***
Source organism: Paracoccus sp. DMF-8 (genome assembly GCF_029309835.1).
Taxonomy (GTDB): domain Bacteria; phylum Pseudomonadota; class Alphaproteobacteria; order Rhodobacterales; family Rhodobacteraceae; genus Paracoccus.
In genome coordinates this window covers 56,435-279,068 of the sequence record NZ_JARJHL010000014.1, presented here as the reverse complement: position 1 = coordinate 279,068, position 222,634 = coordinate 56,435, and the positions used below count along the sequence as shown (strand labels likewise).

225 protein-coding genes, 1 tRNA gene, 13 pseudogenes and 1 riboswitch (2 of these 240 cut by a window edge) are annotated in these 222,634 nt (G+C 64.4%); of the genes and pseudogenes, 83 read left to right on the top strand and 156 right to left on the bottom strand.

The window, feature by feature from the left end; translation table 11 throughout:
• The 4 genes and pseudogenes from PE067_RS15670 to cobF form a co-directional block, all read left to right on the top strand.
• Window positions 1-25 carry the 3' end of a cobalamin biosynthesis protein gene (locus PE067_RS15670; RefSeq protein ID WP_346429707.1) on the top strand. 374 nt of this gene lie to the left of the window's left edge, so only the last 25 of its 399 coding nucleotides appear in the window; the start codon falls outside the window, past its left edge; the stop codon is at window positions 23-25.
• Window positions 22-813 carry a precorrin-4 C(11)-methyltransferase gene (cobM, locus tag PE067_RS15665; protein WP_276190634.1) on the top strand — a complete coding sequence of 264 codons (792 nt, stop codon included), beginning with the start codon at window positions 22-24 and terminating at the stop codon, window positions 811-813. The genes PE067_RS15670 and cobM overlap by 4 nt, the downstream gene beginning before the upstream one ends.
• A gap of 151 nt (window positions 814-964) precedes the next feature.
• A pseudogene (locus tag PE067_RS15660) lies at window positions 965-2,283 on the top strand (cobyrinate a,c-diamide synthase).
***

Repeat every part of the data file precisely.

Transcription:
Source organism: Paracoccus sp. DMF-8 (genome assembly GCF_029309835.1).
Taxonomy (GTDB): domain Bacteria; phylum Pseudomonadota; class Alphaproteobacteria; order Rhodobacterales; family Rhodobacteraceae; genus Paracoccus.
In genome coordinates this window covers 56,435-279,068 of the sequence record NZ_JARJHL010000014.1, presented here as the reverse complement: position 1 = coordinate 279,068, position 222,634 = coordinate 56,435, and the positions used below count along the sequence as shown (strand labels likewise).

225 protein-coding genes, 1 tRNA gene, 13 pseudogenes and 1 riboswitch (2 of these 240 cut by a window edge) are annotated in these 222,634 nt (G+C 64.4%); of the genes and pseudogenes, 83 read left to right on the top strand and 156 right to left on the bottom strand.

The window, feature by feature from the left end; translation table 11 throughout:
• The 4 genes and pseudogenes from PE067_RS15670 to cobF form a co-directional block, all read left to right on the top strand.
• Window positions 1-25 carry the 3' end of a cobalamin biosynthesis protein gene (locus PE067_RS15670; RefSeq protein ID WP_346429707.1) on the top strand. 374 nt of this gene lie to the left of the window's left edge, so only the last 25 of its 399 coding nucleotides appear in the window; the start codon falls outside the window, past its left edge; the stop codon is at window positions 23-25.
• Window positions 22-813 carry a precorrin-4 C(11)-methyltransferase gene (cobM, locus tag PE067_RS15665; protein WP_276190634.1) on the top strand — a complete coding sequence of 264 codons (792 nt, stop codon included), beginning with the start codon at window positions 22-24 and terminating at the stop codon, window positions 811-813. The genes PE067_RS15670 and cobM overlap by 4 nt, the downstream gene beginning before the upstream one ends.
• A gap of 151 nt (window positions 814-964) precedes the next feature.
• A pseudogene (locus tag PE067_RS15660) lies at window positions 965-2,283 on the top strand (cobyrinate a,c-diamide synthase).